Saturday, 17 March 2012

Cangiante - Definition



Michelangelo's - The Creation of Adam
From the Sistine Chapel Fresco cycle
1511
Cangiante is one of the four canonical modes of Renaissance painting. The term is used to describe when a painter changes to a different lighter hue, when the original hue cannot be made to adapt and become light enough for what they are trying to achieve. On the converse of this a painter might change to a different darker hue, when the original hue cannot be made dark enough for the what they are attempting to achieve, stylistically speaking. (Read more after the Break)

This development in painting, came at a time when painters where presented with a limited colour palette and to create contrasts in light and shadow through grey and black colour tones would not always have resulted in the desired effect and instead would result in rendering the shadow colour dull. It has been argued that the artist's intention was to render shadows in more pure colours. An example of this would be changing from yellow to green, or yellow to red. In order to create the illusion of shadow, this was was done regardless of the objects actual colour - especially when in relation to how the object should have appeared in nature. This was done because the yellow could not be made dark enough to render a shadow, so it was blended with for example with red and green to achieve the desired outcome.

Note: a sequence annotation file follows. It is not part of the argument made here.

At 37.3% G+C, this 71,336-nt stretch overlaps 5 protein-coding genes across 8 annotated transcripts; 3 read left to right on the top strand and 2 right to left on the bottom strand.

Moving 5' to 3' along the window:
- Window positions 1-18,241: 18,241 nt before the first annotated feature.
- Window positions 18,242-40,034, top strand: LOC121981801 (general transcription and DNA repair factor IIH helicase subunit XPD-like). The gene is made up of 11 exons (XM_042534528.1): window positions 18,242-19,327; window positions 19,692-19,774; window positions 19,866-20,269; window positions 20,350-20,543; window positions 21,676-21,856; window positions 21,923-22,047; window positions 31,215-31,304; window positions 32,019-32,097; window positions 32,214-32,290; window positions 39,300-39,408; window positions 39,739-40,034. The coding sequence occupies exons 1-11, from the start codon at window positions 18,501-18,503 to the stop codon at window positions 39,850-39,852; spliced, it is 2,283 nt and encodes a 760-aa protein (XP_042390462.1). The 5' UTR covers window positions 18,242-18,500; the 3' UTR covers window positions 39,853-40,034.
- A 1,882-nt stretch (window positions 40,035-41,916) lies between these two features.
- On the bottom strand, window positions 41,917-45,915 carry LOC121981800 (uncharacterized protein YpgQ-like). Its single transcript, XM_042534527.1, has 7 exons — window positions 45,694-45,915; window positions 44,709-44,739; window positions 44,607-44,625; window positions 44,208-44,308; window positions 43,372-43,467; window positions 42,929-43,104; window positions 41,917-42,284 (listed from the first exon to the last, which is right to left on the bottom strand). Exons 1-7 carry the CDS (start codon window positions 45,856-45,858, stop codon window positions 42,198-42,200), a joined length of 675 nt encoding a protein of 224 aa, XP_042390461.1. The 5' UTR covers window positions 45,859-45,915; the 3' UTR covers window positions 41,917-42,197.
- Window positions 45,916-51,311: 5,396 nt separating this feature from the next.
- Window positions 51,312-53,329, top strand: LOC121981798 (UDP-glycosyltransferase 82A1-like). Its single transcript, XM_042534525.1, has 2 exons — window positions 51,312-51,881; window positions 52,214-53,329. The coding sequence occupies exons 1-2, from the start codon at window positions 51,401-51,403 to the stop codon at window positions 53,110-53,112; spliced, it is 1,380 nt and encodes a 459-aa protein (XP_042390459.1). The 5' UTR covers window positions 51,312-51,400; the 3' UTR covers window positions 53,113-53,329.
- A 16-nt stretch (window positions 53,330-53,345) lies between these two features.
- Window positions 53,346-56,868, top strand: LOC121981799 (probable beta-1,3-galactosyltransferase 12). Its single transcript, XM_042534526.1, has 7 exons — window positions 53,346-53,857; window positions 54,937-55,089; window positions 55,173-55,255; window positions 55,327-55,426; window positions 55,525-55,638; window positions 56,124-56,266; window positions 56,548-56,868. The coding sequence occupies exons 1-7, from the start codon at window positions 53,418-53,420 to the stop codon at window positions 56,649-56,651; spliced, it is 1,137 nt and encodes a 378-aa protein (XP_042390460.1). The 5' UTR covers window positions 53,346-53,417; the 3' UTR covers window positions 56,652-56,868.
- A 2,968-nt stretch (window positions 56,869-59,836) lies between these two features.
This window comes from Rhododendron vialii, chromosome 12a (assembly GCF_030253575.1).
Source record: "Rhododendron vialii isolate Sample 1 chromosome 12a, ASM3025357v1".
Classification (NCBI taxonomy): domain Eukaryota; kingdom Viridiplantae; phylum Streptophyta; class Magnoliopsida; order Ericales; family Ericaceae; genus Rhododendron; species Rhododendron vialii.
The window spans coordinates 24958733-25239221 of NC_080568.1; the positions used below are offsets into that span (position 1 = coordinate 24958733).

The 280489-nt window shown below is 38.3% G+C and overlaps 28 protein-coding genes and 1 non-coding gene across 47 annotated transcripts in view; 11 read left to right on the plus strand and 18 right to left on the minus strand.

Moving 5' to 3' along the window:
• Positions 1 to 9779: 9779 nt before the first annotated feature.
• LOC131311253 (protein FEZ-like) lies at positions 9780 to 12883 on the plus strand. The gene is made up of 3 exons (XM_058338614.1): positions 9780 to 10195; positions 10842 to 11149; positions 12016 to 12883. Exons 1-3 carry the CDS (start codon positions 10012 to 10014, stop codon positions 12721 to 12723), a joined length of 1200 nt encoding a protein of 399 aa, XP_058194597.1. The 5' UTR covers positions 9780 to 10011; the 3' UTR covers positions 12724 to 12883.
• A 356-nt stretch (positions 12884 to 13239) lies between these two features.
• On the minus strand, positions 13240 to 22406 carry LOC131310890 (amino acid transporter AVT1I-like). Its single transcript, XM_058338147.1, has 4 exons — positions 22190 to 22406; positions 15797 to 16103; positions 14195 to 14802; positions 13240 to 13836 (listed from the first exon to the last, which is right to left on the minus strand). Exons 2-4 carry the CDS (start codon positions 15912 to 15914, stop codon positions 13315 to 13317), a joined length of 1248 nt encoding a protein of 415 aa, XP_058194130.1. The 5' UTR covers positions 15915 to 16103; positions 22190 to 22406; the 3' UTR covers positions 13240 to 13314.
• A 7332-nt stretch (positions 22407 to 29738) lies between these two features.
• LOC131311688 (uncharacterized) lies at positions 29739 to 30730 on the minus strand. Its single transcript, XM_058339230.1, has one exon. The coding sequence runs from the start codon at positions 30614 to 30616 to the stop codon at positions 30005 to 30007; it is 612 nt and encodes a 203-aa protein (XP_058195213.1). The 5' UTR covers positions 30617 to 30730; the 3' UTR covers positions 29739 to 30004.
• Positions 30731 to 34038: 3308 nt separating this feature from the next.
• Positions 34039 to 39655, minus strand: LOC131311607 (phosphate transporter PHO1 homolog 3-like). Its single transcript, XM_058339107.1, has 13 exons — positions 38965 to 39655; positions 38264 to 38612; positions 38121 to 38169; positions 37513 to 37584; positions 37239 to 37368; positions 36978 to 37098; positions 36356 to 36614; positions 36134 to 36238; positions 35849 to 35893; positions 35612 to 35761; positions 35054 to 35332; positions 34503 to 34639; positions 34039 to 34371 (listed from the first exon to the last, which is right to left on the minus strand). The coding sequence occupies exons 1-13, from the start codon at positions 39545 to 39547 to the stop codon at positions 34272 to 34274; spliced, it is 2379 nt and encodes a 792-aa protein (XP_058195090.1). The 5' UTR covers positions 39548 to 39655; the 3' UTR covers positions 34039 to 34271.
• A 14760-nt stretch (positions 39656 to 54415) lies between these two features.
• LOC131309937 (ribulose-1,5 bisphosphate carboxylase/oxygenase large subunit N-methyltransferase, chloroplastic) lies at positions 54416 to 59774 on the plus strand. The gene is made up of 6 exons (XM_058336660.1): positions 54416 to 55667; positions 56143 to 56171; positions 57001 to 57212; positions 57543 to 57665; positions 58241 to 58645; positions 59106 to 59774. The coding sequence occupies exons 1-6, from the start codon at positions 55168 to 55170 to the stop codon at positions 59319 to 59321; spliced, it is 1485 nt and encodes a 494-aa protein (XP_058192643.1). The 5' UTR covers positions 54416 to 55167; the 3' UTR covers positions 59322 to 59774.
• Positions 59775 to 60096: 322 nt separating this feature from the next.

Derived from the Italian cangiare, meaning 'to change'. Key practitioner of this canonical mode was Michelangelo.

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